Topics: Locomotion, Animal locomotion, Terrestrial locomotion Pages: 12 (4548 words) Published: October 13, 2010
The act of changing place or position by the entire body or by one or more of its parts is called movement. Movement is one of the characteristic features of living organisms. Study of movements is called kinesiology.sitThe Basic Types of Movements Movement involves 3 basic mechanisms. They are amoeboid, ciliary and muscular. Amoeboid movement is typically found in amoeba, a unicellular animal. Amoeba moves by producing pseudopodia, which are cytoplasm projections. This involves change in the shape of the cell body and streaming movement of cytoplasm into the pseudopodium. The movement due to pseudopodia in amoeba is termed as amoeboid movement. Amoeboid movement is characteristic of certain cells in other organisms. For example, the movement of white blood cells or leucocytes, in human blood. Amoeba moves about to obtain food or to avoid dangers or to escape from energy. Leucocytes like phagocytes or macrophages of the lymph, show amoeboid movements to engulf antigen or microbes and to immigrate in the circulatory fluid. Ciliary’s movement is the method by which ciliated protozoan like paramecium, move from plate to place in water medium. Paramecium uses cilia not only for moving from one plate to another (locomotion) also to drive water and food into their gullet. Cilia can perform a variety of functions:

1. In certain mollusks, cilia help to pass water currents over the gills 2. In echinoderms cilia helps to drive water through the water vascular system, (locomotion) 3. Cilia of the cells lining the respiratory tract of humans help to drive away the microbes and dust particles towards the nose or mouth 4. Cilia in the oviduct or fallopian tubes of human female transport ova Flagellum also helps in the movement in certain protozoan like euglena. Flagellum is a long, thread like cytoplasm projection. Flagellum in sperms also helps in the swimming movement. Muscular movement is the method used in most of the vertebrates, including man. Muscular movement is based on the use of muscle fibres. Muscle fibres have the unique property of ability to contract and relax, which exerts a force. This force is responsible for movement of body parts and locomotion. Human movement and locomotion also results from co-operation between muscles and bones. Hence study of both skeletal and muscular system in the human body becomes essential. There are three basic forms of locomotion found among terrestrial animals Legged - Moving by using appendages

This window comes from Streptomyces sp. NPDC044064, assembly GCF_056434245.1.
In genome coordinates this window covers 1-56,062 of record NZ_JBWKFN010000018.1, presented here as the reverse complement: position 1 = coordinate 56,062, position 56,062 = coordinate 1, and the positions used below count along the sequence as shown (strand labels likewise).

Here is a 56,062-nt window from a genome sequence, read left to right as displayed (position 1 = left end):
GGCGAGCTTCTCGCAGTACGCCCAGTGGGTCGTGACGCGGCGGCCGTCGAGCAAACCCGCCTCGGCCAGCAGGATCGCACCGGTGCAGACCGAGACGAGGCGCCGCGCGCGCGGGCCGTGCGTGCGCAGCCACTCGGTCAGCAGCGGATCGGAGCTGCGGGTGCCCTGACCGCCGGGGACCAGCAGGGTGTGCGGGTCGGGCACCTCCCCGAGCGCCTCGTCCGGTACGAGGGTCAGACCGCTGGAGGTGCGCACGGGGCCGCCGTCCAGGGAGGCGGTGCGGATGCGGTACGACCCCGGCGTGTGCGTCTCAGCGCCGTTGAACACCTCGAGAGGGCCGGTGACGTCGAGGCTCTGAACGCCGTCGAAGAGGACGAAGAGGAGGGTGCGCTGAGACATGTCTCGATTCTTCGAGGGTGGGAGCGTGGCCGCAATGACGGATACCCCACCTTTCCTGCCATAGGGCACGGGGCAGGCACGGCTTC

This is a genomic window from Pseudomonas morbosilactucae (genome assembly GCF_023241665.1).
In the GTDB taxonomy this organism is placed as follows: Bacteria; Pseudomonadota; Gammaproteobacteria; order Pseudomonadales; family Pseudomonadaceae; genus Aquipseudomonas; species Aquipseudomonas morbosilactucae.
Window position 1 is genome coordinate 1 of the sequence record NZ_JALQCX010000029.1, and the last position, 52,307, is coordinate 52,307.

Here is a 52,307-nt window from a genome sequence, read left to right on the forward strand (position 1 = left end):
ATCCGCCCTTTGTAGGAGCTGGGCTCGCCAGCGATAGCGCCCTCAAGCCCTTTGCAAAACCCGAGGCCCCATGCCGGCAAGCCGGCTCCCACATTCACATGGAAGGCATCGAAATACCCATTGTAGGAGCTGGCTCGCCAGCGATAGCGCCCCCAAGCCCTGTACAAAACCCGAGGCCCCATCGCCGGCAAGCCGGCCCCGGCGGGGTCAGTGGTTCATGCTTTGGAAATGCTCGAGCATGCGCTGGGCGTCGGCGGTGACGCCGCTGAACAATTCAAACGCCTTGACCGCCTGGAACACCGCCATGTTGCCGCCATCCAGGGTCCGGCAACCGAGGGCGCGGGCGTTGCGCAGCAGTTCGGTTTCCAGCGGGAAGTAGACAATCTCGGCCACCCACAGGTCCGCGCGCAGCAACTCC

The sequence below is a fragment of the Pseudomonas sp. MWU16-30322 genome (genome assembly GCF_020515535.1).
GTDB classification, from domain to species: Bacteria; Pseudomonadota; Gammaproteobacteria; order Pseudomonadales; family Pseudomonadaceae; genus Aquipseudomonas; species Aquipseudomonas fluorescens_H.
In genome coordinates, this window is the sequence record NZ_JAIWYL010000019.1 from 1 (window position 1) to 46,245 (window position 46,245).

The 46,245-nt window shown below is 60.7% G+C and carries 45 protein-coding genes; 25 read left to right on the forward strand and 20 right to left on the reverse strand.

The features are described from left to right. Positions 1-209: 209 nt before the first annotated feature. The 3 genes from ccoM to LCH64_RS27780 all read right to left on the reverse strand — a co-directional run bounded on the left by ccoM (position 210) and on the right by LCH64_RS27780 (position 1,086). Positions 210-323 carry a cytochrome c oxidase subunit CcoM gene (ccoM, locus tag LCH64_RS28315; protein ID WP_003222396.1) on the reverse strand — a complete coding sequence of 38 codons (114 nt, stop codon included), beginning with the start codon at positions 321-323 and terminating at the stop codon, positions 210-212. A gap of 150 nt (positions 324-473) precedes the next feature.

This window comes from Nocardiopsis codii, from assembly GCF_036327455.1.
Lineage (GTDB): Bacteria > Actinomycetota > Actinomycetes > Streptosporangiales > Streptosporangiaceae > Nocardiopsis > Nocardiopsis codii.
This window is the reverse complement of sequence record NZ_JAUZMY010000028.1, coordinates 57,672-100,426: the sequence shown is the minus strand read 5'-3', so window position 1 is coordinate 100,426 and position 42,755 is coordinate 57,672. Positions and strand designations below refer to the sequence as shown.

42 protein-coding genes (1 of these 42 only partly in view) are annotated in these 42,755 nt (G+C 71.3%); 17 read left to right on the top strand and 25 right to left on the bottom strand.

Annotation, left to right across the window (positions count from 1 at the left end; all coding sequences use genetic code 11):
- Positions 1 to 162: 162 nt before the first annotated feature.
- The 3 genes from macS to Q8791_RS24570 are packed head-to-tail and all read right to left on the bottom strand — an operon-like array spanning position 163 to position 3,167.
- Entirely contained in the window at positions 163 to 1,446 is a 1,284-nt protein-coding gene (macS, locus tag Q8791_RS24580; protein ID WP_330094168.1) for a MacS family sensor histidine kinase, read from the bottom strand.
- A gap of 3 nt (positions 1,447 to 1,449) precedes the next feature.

Limbless locomotion - moving without legs, primarily using the body itself as a propulsive structure. Rolling - rotating the body over the substrate Contents [hide]
1 Legged locomotion,1.1 Posture,1.2 Number of legs,1.3 Leg and foot structure,1.4 Gaits 2 Limbless locomotion,2.1 Lower body surface,2.2 Type of movement,3 Rolling,3.1 Gravity assisted,3.2 Self-powered,4 Limits and extremes Legged locomotion

Movement on appendages is the most common form of terrestrial locomotion, it is the basic form of locomotion of two major groups with many terrestrial members, the vertebrates and the arthropods. Important aspects of legged locomotion are posture (the way the body is supported by the legs), the number of legs, and the functional structure of the leg and foot. There are also many gaits, ways of moving the legs to locomote, such as walking, running, or jumping. Posture

Hip joints and hindlimb postures.
Appendages can be used for movement in a number of ways. The posture, the way the body is supported by the legs, is an important aspect. Charig 1972 identified three main ways in which vertebrates support themselves with their legs - sprawling, semi-erect, and fully-erect. Some animals may use different postures in different circumstances, depending on the posture's mechanical advantages. Interestingly, there is no detectable difference in energetic cost between stances. The "sprawling" posture is the most primitive, and is the original limb posture from which the others evolved. The...
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